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October 15, 2017

How does (and how should) homicide law respond to the drunk driver who kills?

As we wrap up the homicide unit, we will a look at how the law deals with drunk (and drugged) driving that results in an unintended death.  As a matter of "raw" numbers, this is arguably the most consequential aspect of our homicide unit: data from 2015 indicate that there were more drunk/drugged driving deaths than all types of intentional homicides throughout the US in that year.  As we will discuss, in many jurisdictions drunk driving cases can possibly be prosecuted under many possible forms of homicide ranging from vehicular homicide to negligent homicide to manslaughter to murder.

As time permits, I plan to have an extended in-class discussion of how you think homicide law should treat the "standard" drunk driver (first offense, relatively low BAC) who causes a single death, as well as the "extreme" drunk driver (repeat offense, high BAC) who causes multiple deaths.  The first part of that discussion will explore what level of homicide liability is available under current laws (particularly, of course, in Oliwood and Ohio), and then we will turn to a discussion of what kinds of liability and kinds of punishments you think ought to be applied in these cases.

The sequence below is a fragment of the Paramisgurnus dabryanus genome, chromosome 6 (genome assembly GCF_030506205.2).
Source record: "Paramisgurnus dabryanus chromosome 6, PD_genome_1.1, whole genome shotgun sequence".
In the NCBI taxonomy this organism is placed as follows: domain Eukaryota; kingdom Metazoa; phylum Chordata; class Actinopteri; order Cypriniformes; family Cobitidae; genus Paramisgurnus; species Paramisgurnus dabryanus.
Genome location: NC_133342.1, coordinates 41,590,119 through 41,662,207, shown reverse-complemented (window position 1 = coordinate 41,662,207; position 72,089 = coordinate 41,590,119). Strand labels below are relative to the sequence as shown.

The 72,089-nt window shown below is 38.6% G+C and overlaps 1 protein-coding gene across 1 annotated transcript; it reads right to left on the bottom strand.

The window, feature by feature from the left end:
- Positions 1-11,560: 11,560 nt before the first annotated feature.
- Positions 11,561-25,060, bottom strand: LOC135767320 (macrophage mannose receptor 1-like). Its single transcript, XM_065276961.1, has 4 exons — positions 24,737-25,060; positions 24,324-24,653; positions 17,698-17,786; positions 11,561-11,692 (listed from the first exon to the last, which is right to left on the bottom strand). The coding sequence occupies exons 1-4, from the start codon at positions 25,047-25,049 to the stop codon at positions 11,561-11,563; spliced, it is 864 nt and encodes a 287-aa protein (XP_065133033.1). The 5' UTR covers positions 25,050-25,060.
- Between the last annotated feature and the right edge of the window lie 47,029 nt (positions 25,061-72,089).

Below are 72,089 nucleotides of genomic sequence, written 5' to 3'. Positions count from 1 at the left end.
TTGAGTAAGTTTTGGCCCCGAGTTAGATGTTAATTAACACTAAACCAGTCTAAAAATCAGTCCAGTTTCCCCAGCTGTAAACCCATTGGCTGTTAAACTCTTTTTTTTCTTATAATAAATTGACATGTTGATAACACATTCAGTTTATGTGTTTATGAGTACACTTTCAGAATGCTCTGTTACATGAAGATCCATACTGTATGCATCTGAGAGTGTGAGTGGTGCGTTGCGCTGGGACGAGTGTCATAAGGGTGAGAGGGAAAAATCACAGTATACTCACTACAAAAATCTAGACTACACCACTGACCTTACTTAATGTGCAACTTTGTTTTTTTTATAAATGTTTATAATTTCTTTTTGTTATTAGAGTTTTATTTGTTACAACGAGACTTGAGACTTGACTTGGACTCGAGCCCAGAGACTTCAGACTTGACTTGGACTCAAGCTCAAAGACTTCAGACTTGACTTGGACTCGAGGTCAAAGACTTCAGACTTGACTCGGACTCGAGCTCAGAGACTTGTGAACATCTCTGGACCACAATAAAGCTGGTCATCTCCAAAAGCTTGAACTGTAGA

I would welcome this discussion getting a running start in the comments here, and perhaps a case out of Florida discussed on my sentencing blog provides an interesting starting point.  This case involves Daniel Phillips who, with methamphetamine in his system, fell asleep at the wheel of his truck and slammed into another car killing two women on a rural Florida road.  Interestingly, though the defendant was convicted only of "DUI manslaughter" under Florida law, he was eligible for and did receive a life without parole sentence for his crimes.

Also, for various perspectives on these enduring issues, here is a national and a local article discussing these crimes and punishments:

Drunken driving homicide: Is it an accident or murder?

Vehicular homicide sentences not harsh enough, say victims' families

October 15, 2017 in Course materials and schedule, Notable real cases | Permalink

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